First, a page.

Easily overlooked

Parts of grammar you just don’t think about.

When I get thinking about something, especially something to do with linguistics, it can be bloody impossible for me to switch Mr Brain off. That’s difficult enough at the best of times, but linguistics makes it worse. I’m like a cat with catnip.

My poor little brain was getting overheated by NPs like “an old silver coin” where, if I put the adjective into a predicative sentence, I’d say “The silver coin is old”. In other words, I’d tend to regard “old” as the modifier of “silver coin” rather than just one of two adjectives modifying “coin”. But what would be the NP corresponding to “The old coin is silver”? I suppose I’d say something like “an old coin made of silver”.

But that’s not what was really plaguing me. In English, attributive adjectives precede nouns unless the adjective takes some sort of post-head modification (e.g. “suitable clothes” but “clothes suitable for a unicyclist“). There are a few other exceptions, but they tend to be set expressions such as “court martial“. Although English is generally a left-headed language like the Romance and the Celtic languages, we still place attributive adjectives ahead of nouns. Quirk of our grammar; nothing to worry about.

Mr Brain was getting stir-fried because I started wondering how you’d deal with such NPs in the Romance languages, where a noun and its modifier are qualified together by an attributive adjective. In the Romance languages, most attributive adjectives follow their noun (e.g. Italian la ragazza italiana “the Italian girl”; Sicilian l’omu nglisi “the Englishman”). There are also certain words which can be used as modifiers in English, but which in Italian have to be rendered as preposition + noun. If I want to say “a silver coin” in Italian, I’d have to say una moneta d’argento (literally, “a coin of silver”).

Here’s where I began to suspect that this must constitute another exception to the general rule of post-head attributive adjectives in Italian and other Romance language. If I wanted to say “an old silver coin”, I’d have to say una vecchia moneta d’argento as opposed to una moneta vecchia “an old coin”. If I place the word for “old” after “silver”, I’d be saying the silver was old and have to say una moneta d’argento vecchio. The phrase moneta d’argento vecchia does get six results via Google, but vecchia is modifying the next word in the sentence, not moneta.

Curiously enough, a search for moneta d’argento vecchio yields a single result which contains the phrase vecchia moneta d’argento vecchio, but again, the second adjective appears to be modifying the following word (which is film). Actually, I need to find a better phrase which would allow both the head of the NP and the noun in the PP modifying the head to be qualified by the same adjective without sounding odd.

Later. Drat, drat, and double drat! I picked the wrong adjective. Vecchio is one of the small set of adjectives in Italian which normally precede the noun. Well, I did say that I needed a better phrase than this one. [You might want to mention something about knowing Italian a little better. –ed.]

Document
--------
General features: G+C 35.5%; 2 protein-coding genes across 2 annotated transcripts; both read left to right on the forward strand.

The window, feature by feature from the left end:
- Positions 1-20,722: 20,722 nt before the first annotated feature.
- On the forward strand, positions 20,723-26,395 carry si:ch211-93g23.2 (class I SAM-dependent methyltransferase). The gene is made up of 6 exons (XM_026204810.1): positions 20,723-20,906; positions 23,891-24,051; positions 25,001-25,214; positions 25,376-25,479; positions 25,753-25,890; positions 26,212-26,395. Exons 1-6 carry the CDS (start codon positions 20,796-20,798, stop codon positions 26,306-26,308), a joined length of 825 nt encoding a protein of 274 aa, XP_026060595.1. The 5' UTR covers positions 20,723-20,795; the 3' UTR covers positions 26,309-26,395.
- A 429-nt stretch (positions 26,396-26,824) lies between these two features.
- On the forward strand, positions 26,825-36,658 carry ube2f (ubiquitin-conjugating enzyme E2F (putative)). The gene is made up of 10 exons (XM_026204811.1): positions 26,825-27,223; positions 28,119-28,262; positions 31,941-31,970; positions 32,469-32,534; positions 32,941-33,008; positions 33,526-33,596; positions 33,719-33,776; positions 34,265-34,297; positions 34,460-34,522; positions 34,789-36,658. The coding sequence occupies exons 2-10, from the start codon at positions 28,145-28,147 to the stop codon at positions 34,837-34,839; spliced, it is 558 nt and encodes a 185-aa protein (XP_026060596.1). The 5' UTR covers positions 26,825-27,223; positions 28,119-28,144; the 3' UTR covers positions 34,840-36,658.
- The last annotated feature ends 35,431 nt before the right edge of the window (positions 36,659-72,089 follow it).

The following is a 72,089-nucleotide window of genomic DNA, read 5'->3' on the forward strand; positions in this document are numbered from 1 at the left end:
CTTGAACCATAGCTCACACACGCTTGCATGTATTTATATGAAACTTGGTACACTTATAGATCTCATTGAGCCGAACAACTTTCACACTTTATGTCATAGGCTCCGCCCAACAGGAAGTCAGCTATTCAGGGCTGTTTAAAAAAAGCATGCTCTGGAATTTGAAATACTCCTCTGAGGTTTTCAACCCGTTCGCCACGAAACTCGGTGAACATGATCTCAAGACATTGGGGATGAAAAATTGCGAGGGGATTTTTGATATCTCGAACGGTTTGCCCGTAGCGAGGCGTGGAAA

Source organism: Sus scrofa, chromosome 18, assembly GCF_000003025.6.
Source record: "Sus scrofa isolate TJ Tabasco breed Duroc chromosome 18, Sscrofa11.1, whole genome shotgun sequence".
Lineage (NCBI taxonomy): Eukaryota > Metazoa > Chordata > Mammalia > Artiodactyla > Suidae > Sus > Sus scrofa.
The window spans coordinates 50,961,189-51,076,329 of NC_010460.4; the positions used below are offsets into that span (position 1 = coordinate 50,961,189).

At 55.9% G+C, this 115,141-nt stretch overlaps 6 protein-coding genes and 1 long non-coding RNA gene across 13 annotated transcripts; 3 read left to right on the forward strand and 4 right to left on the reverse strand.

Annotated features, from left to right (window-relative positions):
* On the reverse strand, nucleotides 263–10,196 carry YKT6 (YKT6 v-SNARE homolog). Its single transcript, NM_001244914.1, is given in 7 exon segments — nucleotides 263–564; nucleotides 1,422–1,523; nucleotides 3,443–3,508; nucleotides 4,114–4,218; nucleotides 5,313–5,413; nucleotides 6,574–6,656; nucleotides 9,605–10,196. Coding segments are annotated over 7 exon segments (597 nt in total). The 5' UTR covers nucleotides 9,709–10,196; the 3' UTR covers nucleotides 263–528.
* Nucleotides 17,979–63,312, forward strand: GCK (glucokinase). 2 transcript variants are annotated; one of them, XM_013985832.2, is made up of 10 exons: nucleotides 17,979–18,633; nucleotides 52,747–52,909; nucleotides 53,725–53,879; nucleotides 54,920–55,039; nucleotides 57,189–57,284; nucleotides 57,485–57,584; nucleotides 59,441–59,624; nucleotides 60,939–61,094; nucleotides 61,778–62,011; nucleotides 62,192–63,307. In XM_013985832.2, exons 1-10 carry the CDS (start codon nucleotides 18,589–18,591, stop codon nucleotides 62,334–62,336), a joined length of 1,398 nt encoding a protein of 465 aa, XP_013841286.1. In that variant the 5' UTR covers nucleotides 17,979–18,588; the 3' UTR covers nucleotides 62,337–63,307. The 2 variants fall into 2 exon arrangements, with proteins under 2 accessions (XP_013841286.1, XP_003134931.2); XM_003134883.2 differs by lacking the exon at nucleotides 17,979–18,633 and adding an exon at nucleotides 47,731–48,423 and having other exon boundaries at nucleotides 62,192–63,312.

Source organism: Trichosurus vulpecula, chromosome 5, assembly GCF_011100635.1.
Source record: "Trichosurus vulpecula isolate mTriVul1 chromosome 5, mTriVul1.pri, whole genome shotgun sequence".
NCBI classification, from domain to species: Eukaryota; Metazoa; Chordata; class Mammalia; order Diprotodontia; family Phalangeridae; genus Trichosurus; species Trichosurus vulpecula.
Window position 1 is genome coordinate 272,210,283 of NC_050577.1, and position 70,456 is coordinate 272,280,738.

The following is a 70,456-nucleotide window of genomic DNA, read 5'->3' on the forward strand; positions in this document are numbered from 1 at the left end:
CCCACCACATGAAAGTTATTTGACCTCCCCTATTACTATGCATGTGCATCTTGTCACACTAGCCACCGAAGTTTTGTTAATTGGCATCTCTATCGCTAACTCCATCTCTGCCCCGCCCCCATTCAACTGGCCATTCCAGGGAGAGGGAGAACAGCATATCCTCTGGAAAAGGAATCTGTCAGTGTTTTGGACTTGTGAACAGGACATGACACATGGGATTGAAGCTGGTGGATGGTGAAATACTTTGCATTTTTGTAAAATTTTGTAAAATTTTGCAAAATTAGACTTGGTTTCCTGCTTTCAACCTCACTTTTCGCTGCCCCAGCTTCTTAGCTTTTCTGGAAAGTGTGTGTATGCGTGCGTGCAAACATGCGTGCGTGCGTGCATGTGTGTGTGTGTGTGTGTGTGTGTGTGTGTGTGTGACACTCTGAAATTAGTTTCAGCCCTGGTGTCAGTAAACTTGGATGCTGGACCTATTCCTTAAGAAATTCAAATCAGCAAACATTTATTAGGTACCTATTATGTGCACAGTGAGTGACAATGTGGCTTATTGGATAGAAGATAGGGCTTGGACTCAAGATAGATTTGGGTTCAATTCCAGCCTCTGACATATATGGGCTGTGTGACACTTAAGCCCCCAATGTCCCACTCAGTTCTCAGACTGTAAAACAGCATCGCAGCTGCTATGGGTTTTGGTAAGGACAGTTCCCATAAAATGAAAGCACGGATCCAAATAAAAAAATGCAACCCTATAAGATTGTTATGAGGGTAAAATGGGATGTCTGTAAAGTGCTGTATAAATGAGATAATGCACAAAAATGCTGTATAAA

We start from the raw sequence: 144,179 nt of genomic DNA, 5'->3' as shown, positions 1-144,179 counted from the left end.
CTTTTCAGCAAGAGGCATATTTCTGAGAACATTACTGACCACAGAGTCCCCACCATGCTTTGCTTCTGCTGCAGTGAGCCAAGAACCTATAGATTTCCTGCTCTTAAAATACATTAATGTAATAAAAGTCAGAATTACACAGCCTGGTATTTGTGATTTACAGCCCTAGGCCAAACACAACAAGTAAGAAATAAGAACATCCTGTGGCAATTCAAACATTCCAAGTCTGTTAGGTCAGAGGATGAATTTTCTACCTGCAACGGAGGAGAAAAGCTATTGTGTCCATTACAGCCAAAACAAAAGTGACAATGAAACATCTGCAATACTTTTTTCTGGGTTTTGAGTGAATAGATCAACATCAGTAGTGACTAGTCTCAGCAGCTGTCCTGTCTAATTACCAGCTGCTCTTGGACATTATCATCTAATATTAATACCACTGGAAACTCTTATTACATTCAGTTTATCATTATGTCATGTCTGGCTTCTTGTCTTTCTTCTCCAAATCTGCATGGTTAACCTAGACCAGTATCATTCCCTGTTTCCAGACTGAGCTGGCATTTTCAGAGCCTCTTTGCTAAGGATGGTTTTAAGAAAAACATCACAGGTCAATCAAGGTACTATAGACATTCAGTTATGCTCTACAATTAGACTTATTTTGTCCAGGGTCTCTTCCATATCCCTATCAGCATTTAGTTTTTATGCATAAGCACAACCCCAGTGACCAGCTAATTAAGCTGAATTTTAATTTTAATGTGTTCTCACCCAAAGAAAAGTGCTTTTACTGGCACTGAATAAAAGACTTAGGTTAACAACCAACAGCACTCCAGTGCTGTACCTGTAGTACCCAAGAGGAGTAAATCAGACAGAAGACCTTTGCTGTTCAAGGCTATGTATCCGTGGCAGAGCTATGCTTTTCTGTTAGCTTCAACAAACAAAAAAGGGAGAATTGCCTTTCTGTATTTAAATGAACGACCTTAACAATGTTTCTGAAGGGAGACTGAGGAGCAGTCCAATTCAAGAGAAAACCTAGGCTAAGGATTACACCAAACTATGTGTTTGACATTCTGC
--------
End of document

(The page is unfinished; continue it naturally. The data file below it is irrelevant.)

Spessa fetta di pane “thick slice of bread” gets 71 results via Google, but fetta spessa di pane gets a mere 5. However, fette spesse di pane gets 320. On the other hand, fetta di pane spessa gets 62. What makes the last result interesting is that pane “bread” is masculine, which means that spessa must be agreeing with fetta “slice”. The plural form, fette di pane spesse gets 35, but spesse fette di pane 104.

I get a few hits for lucente medaglia d’oro/argento “a shiny gold/silver medal”, but nothing for medaglia d’oro/argento lucente. There’s one instance of lucida madaglia d’argento.

Moving on to another phrase, there are 41 results for scatola di fiammiferi vuota “empty box of matches”, but only one for vuota scatola di fiammiferi. Similarly, bottiglia di vino rotta gets 18 results and the plural form, bottiglie di vino rotte, gets 31, but neither rotta bottiglia di vino nor the plural, rotte bottiglie di vino, get any. On the other hand, bottiglia rotta di vino and bottiglie rotte di vino both get a few results each.

I think under the circumstances that I’ll go and have a shower and then set out the results properly in a new post.


National (American) Grammar Day.

Over on Language Log, Arnold Zwicky notes with a sigh that it’s National (omigod) Grammar Day in the States. He notes that Paul Kiparsky has observed that unlike some European countries, the English language has never had an official regulatory body.

Such an arrangement resonates with American free-enterprise ideals and also with the widespread American disdain for “experts” and “intellectuals”.

I assume he’s forgotten that there was talk about setting up an English Academy or some such at the end of the 17th century, long before the USA even existed. In the end, it all came to nothing, and obviously had nothing to do with the philosophy of American society.

An English Academy regulating the whole of the English-speaking world would be impossible today. Such a body could be set up in individual English-speaking countries, but it couldn’t (attempt to) regulate English in all of them because each country has its own variety which differs from the others to a greater or lesser extent. (And that’s not to mention other axes along which languages vary – age, gender, social status etc.) Besides, what’s the point? Languages aren’t exactly well-behaved. Tell them to do something and they’ll blow a raspberry at you.

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